What are the key project management skills needed to be successful? Project managers need both leadership and management skills, with a knack for problem solving.
Project managers are there to plan and manage the work – NOT to do it!
So what is the set of project management skills that you need to be a successful project manager? Eight key skills needed for project management are explained here (but the list is by no means complete):
Be a Leader and a Manager
Leaders share and communicate a common vision (future state or end goal); they gain agreement and establish the future direction. They motivate others. Managers are results driven and focus on getting work done against agreed requirements. A good project manager will constantly switch from a leader to a manager as situations require.
Be a Team Builder and a Team Leader
Projects are often cross-functional in that they use people who may not have worked together before. It is up to the project manager to set the atmosphere of the team, and to lead them through the various team development phases to the point where they perform as a team.
Be an Excellent Communicator
Being a communicator means recognising that it’s a two-way street. Information comes into the project and information goes out of the project. All communications on your project should be clear and complete.
As a project manager you will have to deal with both written and oral communications. Some examples are documents, meetings, reviews, reports, and assessments. A good mental guideline is “who needs this information, who gathers and delivers it, when or how often do they need it, and in what form will I give it to them”.
Be a Good Organiser
Let’s just think of the aspects you will need to organize; project filing including all documentation, contracts, e-mails, memo’s, reviews, meetings, specialist documents, requirements and specifications, reports, changes, issues, risks, etc.
It’s almost impossible to stay organized without having Time Management Skills – so add this to your list!
Many managers opt for an MBA online to improve their PM skill sets. In addition, the MBA teaches you how to organize business teams and stay on top of your projects.
The skill of planning can’t be underestimated (and neither can estimating!). There are known and logical steps in creating plans.
As a project manager you will certainly own the Project Plan, but it must be created with input from the team. Examples are Test Plans, Risk Management Plans, Hand-over Plans, Benefit Realisation Plans, etc. As long as you’re aware that planning should become second nature to you.
Be a Problem Solver
Fortunately, this is one of the project management skills that can be learned.
Firstly, you need to identify the possible ’causes’ that lead to the problem ’symptom’. Now, causes can come from a variety of sources, some are:
Having found the root causes, the next step is to analyze possible options and alternatives, and determine the best course of action to take in order to resolve the problem(s).
Be a Negotiator and Influencer
Negotiation is working together with other people with the intention of coming to a joint agreement. And for all these you need to have some influencing skills as part of your portfolio of project management skills.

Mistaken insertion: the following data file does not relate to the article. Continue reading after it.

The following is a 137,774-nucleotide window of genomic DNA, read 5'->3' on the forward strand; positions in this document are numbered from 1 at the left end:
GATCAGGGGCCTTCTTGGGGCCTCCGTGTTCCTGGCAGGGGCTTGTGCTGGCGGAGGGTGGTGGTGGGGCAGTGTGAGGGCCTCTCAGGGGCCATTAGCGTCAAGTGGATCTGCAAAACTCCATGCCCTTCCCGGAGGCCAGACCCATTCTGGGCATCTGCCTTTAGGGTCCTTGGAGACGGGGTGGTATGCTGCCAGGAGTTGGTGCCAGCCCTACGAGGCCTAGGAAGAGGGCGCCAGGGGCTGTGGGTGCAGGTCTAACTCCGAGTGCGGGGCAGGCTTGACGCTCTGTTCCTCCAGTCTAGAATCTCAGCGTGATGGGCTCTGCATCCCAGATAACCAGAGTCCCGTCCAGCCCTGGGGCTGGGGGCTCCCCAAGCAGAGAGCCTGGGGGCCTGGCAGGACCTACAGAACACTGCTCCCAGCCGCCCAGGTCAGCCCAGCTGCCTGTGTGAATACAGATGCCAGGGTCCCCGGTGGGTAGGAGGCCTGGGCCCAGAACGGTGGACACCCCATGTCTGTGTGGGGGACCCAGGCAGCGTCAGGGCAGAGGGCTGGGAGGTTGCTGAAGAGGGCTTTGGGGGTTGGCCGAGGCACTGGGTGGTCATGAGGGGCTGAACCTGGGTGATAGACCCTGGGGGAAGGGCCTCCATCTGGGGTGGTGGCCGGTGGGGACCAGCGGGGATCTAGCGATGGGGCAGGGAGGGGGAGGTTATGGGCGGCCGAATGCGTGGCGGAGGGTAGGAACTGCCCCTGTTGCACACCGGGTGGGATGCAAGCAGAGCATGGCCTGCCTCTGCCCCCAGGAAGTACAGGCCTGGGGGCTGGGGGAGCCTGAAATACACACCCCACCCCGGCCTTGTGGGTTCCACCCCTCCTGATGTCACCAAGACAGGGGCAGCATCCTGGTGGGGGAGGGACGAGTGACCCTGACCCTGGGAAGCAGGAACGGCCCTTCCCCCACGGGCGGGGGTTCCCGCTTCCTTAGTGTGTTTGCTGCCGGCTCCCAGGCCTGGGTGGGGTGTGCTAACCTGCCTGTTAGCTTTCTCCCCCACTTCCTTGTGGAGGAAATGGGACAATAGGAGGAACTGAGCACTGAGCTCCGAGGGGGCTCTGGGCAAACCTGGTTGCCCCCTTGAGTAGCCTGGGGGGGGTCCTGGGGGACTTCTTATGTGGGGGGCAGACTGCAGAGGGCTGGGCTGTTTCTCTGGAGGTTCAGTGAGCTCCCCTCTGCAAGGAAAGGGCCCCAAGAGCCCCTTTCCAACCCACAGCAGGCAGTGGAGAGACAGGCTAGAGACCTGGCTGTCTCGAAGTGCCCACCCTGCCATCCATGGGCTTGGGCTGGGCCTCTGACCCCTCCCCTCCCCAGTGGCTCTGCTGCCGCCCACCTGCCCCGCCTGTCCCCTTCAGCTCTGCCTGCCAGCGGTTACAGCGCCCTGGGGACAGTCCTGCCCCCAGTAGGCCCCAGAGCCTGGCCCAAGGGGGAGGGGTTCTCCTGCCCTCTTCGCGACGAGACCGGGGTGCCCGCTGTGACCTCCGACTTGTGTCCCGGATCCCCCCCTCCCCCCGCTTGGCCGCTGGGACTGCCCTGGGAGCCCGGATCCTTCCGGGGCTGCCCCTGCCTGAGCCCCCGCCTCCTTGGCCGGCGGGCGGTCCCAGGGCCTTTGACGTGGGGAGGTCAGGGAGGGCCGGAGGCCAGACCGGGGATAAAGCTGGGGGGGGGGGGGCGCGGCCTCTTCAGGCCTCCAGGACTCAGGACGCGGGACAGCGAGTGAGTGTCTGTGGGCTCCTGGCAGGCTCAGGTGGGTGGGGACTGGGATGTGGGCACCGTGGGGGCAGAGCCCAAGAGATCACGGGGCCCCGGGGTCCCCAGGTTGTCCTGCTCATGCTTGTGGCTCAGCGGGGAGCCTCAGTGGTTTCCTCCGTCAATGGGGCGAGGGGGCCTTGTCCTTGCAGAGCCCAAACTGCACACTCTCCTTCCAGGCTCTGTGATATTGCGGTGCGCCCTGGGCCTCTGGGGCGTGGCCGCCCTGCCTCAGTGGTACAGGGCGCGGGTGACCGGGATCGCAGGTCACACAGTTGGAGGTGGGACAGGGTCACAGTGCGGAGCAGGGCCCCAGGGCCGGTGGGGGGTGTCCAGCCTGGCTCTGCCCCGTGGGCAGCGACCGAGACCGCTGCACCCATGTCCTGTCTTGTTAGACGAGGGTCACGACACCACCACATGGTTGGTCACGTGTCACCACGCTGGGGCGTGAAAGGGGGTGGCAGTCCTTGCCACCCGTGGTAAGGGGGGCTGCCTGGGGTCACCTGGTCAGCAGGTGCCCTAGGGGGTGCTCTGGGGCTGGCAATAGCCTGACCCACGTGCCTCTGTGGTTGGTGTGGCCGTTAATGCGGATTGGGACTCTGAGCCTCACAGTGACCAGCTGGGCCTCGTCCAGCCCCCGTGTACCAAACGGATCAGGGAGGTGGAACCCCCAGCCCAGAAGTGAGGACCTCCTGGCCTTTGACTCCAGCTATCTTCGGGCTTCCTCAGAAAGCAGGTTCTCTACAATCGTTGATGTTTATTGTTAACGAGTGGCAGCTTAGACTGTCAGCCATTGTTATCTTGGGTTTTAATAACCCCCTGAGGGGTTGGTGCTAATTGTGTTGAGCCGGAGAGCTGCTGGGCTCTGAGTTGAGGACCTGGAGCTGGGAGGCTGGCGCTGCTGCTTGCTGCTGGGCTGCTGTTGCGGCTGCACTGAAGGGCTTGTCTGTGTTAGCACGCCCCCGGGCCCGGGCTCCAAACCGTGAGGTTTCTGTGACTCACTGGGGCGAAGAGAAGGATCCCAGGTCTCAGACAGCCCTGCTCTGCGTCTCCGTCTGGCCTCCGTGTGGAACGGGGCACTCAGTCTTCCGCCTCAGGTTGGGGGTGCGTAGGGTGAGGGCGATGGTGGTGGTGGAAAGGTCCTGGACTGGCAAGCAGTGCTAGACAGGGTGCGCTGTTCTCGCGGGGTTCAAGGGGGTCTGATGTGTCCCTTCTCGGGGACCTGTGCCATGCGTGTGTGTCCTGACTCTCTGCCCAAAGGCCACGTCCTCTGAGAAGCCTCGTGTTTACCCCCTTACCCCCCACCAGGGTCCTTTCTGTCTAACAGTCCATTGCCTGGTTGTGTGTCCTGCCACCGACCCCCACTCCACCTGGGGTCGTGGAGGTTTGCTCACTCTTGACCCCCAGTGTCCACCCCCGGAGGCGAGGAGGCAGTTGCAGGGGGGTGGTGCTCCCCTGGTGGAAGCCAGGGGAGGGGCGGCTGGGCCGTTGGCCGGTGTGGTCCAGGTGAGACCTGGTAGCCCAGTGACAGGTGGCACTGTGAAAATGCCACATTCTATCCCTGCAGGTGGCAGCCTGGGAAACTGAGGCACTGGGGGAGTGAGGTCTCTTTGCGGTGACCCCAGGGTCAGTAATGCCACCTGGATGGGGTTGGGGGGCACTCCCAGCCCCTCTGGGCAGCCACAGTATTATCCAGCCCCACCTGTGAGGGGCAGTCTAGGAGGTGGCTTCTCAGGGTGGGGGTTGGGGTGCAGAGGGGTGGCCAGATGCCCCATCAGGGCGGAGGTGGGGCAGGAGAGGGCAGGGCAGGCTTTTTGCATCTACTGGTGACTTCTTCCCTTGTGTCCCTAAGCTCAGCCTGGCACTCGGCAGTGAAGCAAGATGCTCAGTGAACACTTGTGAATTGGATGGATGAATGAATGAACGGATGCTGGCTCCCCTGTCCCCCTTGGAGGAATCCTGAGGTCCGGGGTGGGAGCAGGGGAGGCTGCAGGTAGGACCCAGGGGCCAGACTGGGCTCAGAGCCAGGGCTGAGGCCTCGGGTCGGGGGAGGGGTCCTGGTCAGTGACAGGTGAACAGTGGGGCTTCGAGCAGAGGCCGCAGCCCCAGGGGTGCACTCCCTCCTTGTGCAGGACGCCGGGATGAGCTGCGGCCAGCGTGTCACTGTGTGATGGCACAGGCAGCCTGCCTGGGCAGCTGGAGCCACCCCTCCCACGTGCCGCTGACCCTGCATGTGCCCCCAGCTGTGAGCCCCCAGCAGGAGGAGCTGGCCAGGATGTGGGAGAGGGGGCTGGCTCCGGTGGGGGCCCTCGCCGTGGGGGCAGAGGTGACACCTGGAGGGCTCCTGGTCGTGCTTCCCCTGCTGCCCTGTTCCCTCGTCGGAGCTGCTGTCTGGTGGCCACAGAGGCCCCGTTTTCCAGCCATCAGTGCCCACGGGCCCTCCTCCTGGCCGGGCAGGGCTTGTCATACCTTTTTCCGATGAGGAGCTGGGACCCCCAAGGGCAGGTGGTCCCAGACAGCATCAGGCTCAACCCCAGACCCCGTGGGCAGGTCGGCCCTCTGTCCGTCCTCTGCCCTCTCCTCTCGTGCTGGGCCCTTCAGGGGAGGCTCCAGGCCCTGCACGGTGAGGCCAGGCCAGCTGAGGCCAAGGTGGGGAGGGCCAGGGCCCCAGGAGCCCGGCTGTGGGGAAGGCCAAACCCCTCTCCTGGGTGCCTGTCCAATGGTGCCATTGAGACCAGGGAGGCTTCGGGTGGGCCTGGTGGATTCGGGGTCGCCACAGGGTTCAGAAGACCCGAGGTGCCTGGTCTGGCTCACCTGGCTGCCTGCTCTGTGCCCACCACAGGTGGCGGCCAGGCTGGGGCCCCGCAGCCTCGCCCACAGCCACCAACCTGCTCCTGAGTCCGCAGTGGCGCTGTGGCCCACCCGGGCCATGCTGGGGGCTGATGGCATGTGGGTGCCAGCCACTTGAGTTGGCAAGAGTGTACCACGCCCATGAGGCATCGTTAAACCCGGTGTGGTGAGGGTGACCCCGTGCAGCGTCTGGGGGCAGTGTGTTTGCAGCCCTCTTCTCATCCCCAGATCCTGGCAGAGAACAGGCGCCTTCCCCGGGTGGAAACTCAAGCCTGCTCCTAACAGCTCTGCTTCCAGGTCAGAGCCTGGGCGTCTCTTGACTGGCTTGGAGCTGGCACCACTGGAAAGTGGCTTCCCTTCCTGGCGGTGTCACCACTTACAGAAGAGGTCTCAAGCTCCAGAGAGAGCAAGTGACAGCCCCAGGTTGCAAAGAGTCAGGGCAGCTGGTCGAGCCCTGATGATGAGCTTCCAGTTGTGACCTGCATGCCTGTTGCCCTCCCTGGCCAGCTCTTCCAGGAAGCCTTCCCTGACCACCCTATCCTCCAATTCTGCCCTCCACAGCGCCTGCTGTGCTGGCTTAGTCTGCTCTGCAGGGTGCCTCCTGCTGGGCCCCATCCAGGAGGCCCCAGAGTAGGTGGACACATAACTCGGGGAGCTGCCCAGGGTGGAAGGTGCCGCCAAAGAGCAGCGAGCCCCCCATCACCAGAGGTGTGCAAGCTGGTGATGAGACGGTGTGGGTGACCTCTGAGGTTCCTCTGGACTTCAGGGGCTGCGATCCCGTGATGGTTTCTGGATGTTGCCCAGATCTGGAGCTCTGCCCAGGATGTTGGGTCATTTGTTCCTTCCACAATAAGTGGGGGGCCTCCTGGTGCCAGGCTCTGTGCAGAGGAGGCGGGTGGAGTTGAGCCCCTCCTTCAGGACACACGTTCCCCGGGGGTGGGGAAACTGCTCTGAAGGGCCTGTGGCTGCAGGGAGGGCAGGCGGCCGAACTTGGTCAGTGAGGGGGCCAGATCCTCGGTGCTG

Influencing is getting events to happen by convincing the other person that your way is the better way – even if it’s not what they want. Influencing power is the ability to get people to do things they would not do otherwise.
At the heart of this is the skill of estimating – particularly cost estimates. Nearly always the project manager will need certain knowledge of financial techniques and systems along with accounting principles.
Part of the Project Plan will be something called the Cost Plan. This will show the planned cost against a time-scale. The PM will want to get involved in purchasing, quoting, reconciling invoices, time sheets, etc.
The project manager then needs to establish what has actually happened as opposed to what was planned and to forecast the expected final costs.
An acknowledgement and a highly recommended resource
I am not a project manager. I have worked with many over the years and have nothing but respect for the skills and focus that project managers and project management skills bring to the business of change management. I gratefully acknowledge the support and assistance of Linky Van Der Merwe, Founder Virtual Project Consulting for material and advice in the preparation of this section on project management
Linky is a former Project Manager at Microsoft Consulting Services and an IT Project Manager with 13 years IT industry experience and 10 years Project Management experience.
She consults with small-medium business owners and service professionals about project management and project processes, best practices and successful delivery through projects. She is most experienced in corporate infrastructure (upgrades, migration, deployment) and process optimisation.
Project Smart is the project management resource that helps managers at all levels to improve their performance. It provides an important knowledge base for those involved in managing projects of all kinds. With weekly updates it keeps you in touch with the latest project management thinking.